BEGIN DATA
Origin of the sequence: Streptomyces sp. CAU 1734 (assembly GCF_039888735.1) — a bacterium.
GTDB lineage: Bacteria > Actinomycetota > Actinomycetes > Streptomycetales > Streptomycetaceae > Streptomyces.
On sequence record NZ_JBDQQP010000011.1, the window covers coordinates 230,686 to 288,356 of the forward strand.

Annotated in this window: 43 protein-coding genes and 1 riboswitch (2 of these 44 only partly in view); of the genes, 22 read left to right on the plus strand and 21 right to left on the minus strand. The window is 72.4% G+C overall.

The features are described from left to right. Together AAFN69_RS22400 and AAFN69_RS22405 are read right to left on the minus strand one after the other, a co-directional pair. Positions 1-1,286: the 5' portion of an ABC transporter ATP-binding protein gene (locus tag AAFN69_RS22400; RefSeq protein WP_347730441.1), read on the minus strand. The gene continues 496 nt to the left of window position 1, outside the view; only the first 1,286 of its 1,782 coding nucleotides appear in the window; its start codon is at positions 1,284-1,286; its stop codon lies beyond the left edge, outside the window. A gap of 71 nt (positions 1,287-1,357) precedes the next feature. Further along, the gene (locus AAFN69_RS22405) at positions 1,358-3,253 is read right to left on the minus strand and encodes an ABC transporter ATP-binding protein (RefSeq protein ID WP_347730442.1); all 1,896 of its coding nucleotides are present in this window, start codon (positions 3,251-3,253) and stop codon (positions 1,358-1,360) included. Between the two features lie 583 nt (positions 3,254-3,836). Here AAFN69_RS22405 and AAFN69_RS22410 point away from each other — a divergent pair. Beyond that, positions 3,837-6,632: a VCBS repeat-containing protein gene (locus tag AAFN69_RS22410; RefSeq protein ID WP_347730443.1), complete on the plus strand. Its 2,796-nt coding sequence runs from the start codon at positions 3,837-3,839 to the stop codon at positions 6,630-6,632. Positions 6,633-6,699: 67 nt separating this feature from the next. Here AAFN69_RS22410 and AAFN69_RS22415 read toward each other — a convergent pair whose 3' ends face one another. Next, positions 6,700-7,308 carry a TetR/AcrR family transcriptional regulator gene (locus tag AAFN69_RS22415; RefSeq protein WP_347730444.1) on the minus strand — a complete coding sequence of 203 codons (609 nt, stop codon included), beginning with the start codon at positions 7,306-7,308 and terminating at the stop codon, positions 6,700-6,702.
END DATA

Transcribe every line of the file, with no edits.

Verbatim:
Origin of the sequence: Streptomyces sp. CAU 1734 (assembly GCF_039888735.1) — a bacterium.
GTDB lineage: Bacteria > Actinomycetota > Actinomycetes > Streptomycetales > Streptomycetaceae > Streptomyces.
On sequence record NZ_JBDQQP010000011.1, the window covers coordinates 230,686 to 288,356 of the forward strand.

Annotated in this window: 43 protein-coding genes and 1 riboswitch (2 of these 44 only partly in view); of the genes, 22 read left to right on the plus strand and 21 right to left on the minus strand. The window is 72.4% G+C overall.

The features are described from left to right. Together AAFN69_RS22400 and AAFN69_RS22405 are read right to left on the minus strand one after the other, a co-directional pair. Positions 1-1,286: the 5' portion of an ABC transporter ATP-binding protein gene (locus tag AAFN69_RS22400; RefSeq protein WP_347730441.1), read on the minus strand. The gene continues 496 nt to the left of window position 1, outside the view; only the first 1,286 of its 1,782 coding nucleotides appear in the window; its start codon is at positions 1,284-1,286; its stop codon lies beyond the left edge, outside the window. A gap of 71 nt (positions 1,287-1,357) precedes the next feature. Further along, the gene (locus AAFN69_RS22405) at positions 1,358-3,253 is read right to left on the minus strand and encodes an ABC transporter ATP-binding protein (RefSeq protein ID WP_347730442.1); all 1,896 of its coding nucleotides are present in this window, start codon (positions 3,251-3,253) and stop codon (positions 1,358-1,360) included. Between the two features lie 583 nt (positions 3,254-3,836). Here AAFN69_RS22405 and AAFN69_RS22410 point away from each other — a divergent pair. Beyond that, positions 3,837-6,632: a VCBS repeat-containing protein gene (locus tag AAFN69_RS22410; RefSeq protein ID WP_347730443.1), complete on the plus strand. Its 2,796-nt coding sequence runs from the start codon at positions 3,837-3,839 to the stop codon at positions 6,630-6,632. Positions 6,633-6,699: 67 nt separating this feature from the next. Here AAFN69_RS22410 and AAFN69_RS22415 read toward each other — a convergent pair whose 3' ends face one another. Next, positions 6,700-7,308 carry a TetR/AcrR family transcriptional regulator gene (locus tag AAFN69_RS22415; RefSeq protein WP_347730444.1) on the minus strand — a complete coding sequence of 203 codons (609 nt, stop codon included), beginning with the start codon at positions 7,306-7,308 and terminating at the stop codon, positions 6,700-6,702.